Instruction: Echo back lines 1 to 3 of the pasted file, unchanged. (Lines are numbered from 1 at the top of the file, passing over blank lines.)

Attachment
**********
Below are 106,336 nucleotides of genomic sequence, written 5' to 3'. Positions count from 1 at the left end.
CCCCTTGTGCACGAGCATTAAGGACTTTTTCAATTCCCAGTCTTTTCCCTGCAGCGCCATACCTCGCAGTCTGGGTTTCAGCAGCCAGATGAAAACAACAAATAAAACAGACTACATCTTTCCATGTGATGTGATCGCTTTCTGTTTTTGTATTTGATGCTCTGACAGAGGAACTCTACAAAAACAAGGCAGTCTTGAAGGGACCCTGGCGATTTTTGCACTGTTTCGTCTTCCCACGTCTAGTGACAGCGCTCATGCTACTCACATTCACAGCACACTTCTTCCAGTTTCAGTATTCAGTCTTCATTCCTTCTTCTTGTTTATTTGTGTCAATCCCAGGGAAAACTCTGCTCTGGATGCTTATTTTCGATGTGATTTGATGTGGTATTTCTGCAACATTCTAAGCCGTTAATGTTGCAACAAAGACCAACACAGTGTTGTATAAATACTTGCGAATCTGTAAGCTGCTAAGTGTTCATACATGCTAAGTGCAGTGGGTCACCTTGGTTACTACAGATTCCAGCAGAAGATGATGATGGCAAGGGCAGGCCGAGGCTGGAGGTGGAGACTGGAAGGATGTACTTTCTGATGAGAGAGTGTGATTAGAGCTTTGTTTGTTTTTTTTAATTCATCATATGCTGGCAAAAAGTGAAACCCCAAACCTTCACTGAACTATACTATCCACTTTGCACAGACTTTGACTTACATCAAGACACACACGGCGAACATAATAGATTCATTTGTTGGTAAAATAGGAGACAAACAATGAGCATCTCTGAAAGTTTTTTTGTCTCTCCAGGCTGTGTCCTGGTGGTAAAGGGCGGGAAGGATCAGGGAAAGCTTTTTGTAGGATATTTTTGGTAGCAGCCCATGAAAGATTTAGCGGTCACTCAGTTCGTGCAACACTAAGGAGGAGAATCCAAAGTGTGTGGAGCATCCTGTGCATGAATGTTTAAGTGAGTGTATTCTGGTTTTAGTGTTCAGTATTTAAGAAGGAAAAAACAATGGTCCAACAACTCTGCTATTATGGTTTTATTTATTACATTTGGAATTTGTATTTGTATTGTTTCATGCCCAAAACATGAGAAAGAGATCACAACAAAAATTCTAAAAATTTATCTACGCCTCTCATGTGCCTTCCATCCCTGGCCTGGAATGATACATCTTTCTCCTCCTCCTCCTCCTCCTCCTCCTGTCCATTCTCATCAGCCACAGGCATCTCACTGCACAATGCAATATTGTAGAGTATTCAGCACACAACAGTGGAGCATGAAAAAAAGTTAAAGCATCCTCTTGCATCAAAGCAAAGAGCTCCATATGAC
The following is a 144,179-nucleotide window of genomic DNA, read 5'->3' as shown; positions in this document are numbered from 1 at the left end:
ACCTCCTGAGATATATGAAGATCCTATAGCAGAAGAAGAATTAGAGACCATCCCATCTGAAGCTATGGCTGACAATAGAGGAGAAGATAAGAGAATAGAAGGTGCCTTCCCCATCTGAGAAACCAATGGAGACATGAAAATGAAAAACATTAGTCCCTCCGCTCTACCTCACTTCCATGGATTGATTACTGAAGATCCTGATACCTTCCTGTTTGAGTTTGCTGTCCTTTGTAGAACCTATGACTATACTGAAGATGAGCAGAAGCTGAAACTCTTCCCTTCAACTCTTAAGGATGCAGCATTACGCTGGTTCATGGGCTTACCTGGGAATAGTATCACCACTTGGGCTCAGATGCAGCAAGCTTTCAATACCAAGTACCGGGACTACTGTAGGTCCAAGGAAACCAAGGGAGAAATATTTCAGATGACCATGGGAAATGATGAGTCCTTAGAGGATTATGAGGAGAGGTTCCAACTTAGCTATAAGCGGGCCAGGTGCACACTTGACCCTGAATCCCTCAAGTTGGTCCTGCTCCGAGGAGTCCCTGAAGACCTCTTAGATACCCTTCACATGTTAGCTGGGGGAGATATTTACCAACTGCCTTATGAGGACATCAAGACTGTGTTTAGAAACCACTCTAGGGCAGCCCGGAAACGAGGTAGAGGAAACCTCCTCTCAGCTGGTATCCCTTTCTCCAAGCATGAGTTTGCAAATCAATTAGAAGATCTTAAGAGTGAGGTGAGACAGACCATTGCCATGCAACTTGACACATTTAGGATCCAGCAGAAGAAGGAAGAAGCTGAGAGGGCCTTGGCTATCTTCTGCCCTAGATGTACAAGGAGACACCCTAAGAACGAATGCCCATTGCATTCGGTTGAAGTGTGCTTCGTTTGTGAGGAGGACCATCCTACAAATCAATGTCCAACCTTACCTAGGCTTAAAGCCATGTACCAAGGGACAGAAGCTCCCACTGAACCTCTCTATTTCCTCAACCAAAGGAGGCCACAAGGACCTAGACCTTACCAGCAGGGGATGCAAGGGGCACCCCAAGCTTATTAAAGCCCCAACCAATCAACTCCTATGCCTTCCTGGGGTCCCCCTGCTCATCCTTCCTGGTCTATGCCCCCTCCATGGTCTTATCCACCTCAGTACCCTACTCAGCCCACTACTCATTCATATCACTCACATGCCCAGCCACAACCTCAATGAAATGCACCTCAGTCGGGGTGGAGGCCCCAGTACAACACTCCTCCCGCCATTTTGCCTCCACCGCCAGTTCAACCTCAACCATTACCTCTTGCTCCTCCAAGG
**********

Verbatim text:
Below are 106,336 nucleotides of genomic sequence, written 5' to 3'. Positions count from 1 at the left end.
CCCCTTGTGCACGAGCATTAAGGACTTTTTCAATTCCCAGTCTTTTCCCTGCAGCGCCATACCTCGCAGTCTGGGTTTCAGCAGCCAGATGAAAACAACAAATAAAACAGACTACATCTTTCCATGTGATGTGATCGCTTTCTGTTTTTGTATTTGATGCTCTGACAGAGGAACTCTACAAAAACAAGGCAGTCTTGAAGGGACCCTGGCGATTTTTGCACTGTTTCGTCTTCCCACGTCTAGTGACAGCGCTCATGCTACTCACATTCACAGCACACTTCTTCCAGTTTCAGTATTCAGTCTTCATTCCTTCTTCTTGTTTATTTGTGTCAATCCCAGGGAAAACTCTGCTCTGGATGCTTATTTTCGATGTGATTTGATGTGGTATTTCTGCAACATTCTAAGCCGTTAATGTTGCAACAAAGACCAACACAGTGTTGTATAAATACTTGCGAATCTGTAAGCTGCTAAGTGTTCATACATGCTAAGTGCAGTGGGTCACCTTGGTTACTACAGATTCCAGCAGAAGATGATGATGGCAAGGGCAGGCCGAGGCTGGAGGTGGAGACTGGAAGGATGTACTTTCTGATGAGAGAGTGTGATTAGAGCTTTGTTTGTTTTTTTTAATTCATCATATGCTGGCAAAAAGTGAAACCCCAAACCTTCACTGAACTATACTATCCACTTTGCACAGACTTTGACTTACATCAAGACACACACGGCGAACATAATAGATTCATTTGTTGGTAAAATAGGAGACAAACAATGAGCATCTCTGAAAGTTTTTTTGTCTCTCCAGGCTGTGTCCTGGTGGTAAAGGGCGGGAAGGATCAGGGAAAGCTTTTTGTAGGATATTTTTGGTAGCAGCCCATGAAAGATTTAGCGGTCACTCAGTTCGTGCAACACTAAGGAGGAGAATCCAAAGTGTGTGGAGCATCCTGTGCATGAATGTTTAAGTGAGTGTATTCTGGTTTTAGTGTTCAGTATTTAAGAAGGAAAAAACAATGGTCCAACAACTCTGCTATTATGGTTTTATTTATTACATTTGGAATTTGTATTTGTATTGTTTCATGCCCAAAACATGAGAAAGAGATCACAACAAAAATTCTAAAAATTTATCTACGCCTCTCATGTGCCTTCCATCCCTGGCCTGGAATGATACATCTTTCTCCTCCTCCTCCTCCTCCTCCTCCTGTCCATTCTCATCAGCCACAGGCATCTCACTGCACAATGCAATATTGTAGAGTATTCAGCACACAACAGTGGAGCATGAAAAAAAGTTAAAGCATCCTCTTGCATCAAAGCAAAGAGCTCCATATGAC
The following is a 144,179-nucleotide window of genomic DNA, read 5'->3' as shown; positions in this document are numbered from 1 at the left end: